Edited by Julia Lockhart (2022)
One volume: full score + critical commentary
Gaetano Donizetti’s Roberto Devereux, written to a libretto by Salvadore Cammarano, was first performed at the Teatro di San Carlo in Naples on 29 October 1837. Although it largely disappeared from the repertory at the end of the nineteenth century, it has now consolidated a position as one of Donizetti’s most innovative late operas and is very often revived.
The edition proposes as the principal text a version of the opera that, for the most part, is as near as possible to that given at the premiere in Naples. The Historical Introduction, offers what is to date the most elaborately documented reconstruction of the genesis and early history of the opera. What is particularly valuable here is the discovery, in the archives of the Naples Conservatorio, of a substantial number of preliminary sketches for the opera. These sketches are described in detail and add vital new perspective to the story of how the composer wrote his opera. The Historical Introduction also contains a lengthy consideration of some particularly difficult performance practice issues. The Sources section of the edition includes a detailed examination of all contemporary sources for the opera. The composer’s autograph score is of course the most important of these, but also of great value is the first printed vocal score of the opera. There are also a number of early manuscript copies of the full score, several of which are valuable in outlining the first interpretations of Donizetti’s music.
A major feature of the new edition are its Appendices (4 in all), which offer much previously-unavailable material from Donizetti’s subsequent revisions of the score, enabling performers for the first time to chose the version of the score that best suits their performing conditions.
- Appendix 1 contains the two numbers (a new Sinfonia and a new duet cabaletta for Elisabetta and Roberto in Act I) that Donizetti wrote for the Parisian premiere of his opera in 1838. Although these two pieces have been known about for some time, this is the first time they have been published in orchestral score.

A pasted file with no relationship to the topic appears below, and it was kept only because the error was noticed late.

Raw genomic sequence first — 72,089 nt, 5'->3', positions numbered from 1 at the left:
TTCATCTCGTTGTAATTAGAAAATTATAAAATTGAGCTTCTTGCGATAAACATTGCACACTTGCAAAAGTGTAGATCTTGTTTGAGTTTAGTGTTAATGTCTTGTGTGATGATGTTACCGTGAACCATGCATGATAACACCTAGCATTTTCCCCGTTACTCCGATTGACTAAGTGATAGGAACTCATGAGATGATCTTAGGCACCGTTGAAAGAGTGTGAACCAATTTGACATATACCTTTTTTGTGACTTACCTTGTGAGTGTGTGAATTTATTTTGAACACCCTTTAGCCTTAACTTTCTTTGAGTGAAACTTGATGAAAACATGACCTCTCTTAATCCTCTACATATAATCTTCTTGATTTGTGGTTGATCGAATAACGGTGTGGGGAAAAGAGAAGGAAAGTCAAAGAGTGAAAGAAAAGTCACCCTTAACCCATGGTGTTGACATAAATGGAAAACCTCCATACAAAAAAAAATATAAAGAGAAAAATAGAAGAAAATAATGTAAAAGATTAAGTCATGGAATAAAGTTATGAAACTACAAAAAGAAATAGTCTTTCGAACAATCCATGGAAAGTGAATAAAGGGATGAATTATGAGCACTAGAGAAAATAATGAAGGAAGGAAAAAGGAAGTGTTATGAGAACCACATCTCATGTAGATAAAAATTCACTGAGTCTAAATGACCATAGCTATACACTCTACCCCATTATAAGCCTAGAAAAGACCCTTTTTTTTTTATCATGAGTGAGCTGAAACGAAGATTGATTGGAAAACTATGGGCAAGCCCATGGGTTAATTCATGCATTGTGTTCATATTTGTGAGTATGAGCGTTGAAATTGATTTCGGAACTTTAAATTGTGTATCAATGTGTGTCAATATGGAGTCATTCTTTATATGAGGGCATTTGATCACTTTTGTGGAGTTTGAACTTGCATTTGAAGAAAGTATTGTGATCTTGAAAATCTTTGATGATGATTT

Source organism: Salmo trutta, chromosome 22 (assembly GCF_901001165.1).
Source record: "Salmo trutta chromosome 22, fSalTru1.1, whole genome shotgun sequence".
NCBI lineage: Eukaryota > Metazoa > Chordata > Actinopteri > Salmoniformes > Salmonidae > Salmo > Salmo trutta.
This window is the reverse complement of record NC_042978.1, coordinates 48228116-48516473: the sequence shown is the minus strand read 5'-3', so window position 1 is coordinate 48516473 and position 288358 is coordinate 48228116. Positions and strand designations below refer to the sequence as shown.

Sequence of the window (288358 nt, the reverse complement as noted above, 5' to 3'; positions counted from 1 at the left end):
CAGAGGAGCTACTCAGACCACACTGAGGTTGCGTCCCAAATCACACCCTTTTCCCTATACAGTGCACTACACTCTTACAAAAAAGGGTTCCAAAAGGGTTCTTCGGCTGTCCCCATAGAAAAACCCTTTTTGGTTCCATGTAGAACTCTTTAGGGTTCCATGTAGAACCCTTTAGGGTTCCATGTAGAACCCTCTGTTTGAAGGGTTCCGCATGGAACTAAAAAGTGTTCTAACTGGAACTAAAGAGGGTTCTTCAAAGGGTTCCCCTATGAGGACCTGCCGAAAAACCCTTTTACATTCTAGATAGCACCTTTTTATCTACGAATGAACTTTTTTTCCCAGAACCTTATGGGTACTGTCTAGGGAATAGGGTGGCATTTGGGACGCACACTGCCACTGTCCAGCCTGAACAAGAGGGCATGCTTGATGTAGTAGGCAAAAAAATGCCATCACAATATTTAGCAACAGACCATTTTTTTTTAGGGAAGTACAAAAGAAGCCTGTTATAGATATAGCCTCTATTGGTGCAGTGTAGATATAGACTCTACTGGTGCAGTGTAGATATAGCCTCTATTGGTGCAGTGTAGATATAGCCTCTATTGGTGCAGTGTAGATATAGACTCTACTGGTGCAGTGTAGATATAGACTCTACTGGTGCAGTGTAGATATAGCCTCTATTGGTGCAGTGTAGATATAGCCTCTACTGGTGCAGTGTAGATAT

- Appendix 2 contains a Romance for Sara (in Act I) that Donizetti wrote for the French-language version of his score, probably first performed in Rouen in 1841. This is the first time this piece has been published in orchestral score.
- Appendix 3 contains a Romance for Nottingham (in Act III), never to our knowledge performed before or even mentioned in the Donizetti literature. The Romance survives only in vocal score, but with detailed instructions about orchestration; these instructions have been followed to create, for the first time ever, an orchestral score of the aria.
- Appendix 4, again completely unknown, contains an alternative Introduzione, Scena ed Aria for Sara (discovered in the archives of the Bibliothèque nationale de France), which Donizetti may have written sometime before embarking on the full composition of the opera.
The edition amends numerous errors in previous editions of the score, and seeks to resolve all the complex issues brought about by the plethora of contemporary sources by which the opera comes down to us. The extensive Critical Notes consider in detail all aspects of the particular problems, the situation with the sources, and the eventual decisions made.